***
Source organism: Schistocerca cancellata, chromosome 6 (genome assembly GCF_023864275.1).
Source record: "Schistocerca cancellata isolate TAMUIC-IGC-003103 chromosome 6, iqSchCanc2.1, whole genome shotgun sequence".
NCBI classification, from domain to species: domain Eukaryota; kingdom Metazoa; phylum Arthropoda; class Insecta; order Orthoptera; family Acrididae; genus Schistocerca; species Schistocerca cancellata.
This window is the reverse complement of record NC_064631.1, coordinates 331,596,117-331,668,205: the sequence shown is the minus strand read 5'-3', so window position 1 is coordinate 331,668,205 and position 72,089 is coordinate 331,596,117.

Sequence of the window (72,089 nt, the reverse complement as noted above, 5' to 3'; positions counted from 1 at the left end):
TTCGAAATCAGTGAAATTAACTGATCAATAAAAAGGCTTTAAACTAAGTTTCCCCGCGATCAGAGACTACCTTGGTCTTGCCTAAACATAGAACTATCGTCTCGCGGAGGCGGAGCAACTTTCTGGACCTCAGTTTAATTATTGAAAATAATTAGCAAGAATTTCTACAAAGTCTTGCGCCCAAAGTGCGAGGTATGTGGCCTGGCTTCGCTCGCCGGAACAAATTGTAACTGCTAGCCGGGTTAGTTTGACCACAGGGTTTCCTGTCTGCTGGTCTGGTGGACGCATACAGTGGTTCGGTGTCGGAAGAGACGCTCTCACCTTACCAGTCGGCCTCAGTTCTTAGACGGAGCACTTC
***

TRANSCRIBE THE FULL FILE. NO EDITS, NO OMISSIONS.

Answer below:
Source organism: Schistocerca cancellata, chromosome 6 (genome assembly GCF_023864275.1).
Source record: "Schistocerca cancellata isolate TAMUIC-IGC-003103 chromosome 6, iqSchCanc2.1, whole genome shotgun sequence".
NCBI classification, from domain to species: domain Eukaryota; kingdom Metazoa; phylum Arthropoda; class Insecta; order Orthoptera; family Acrididae; genus Schistocerca; species Schistocerca cancellata.
This window is the reverse complement of record NC_064631.1, coordinates 331,596,117-331,668,205: the sequence shown is the minus strand read 5'-3', so window position 1 is coordinate 331,668,205 and position 72,089 is coordinate 331,596,117.

Sequence of the window (72,089 nt, the reverse complement as noted above, 5' to 3'; positions counted from 1 at the left end):
TTCGAAATCAGTGAAATTAACTGATCAATAAAAAGGCTTTAAACTAAGTTTCCCCGCGATCAGAGACTACCTTGGTCTTGCCTAAACATAGAACTATCGTCTCGCGGAGGCGGAGCAACTTTCTGGACCTCAGTTTAATTATTGAAAATAATTAGCAAGAATTTCTACAAAGTCTTGCGCCCAAAGTGCGAGGTATGTGGCCTGGCTTCGCTCGCCGGAACAAATTGTAACTGCTAGCCGGGTTAGTTTGACCACAGGGTTTCCTGTCTGCTGGTCTGGTGGACGCATACAGTGGTTCGGTGTCGGAAGAGACGCTCTCACCTTACCAGTCGGCCTCAGTTCTTAGACGGAGCACTTC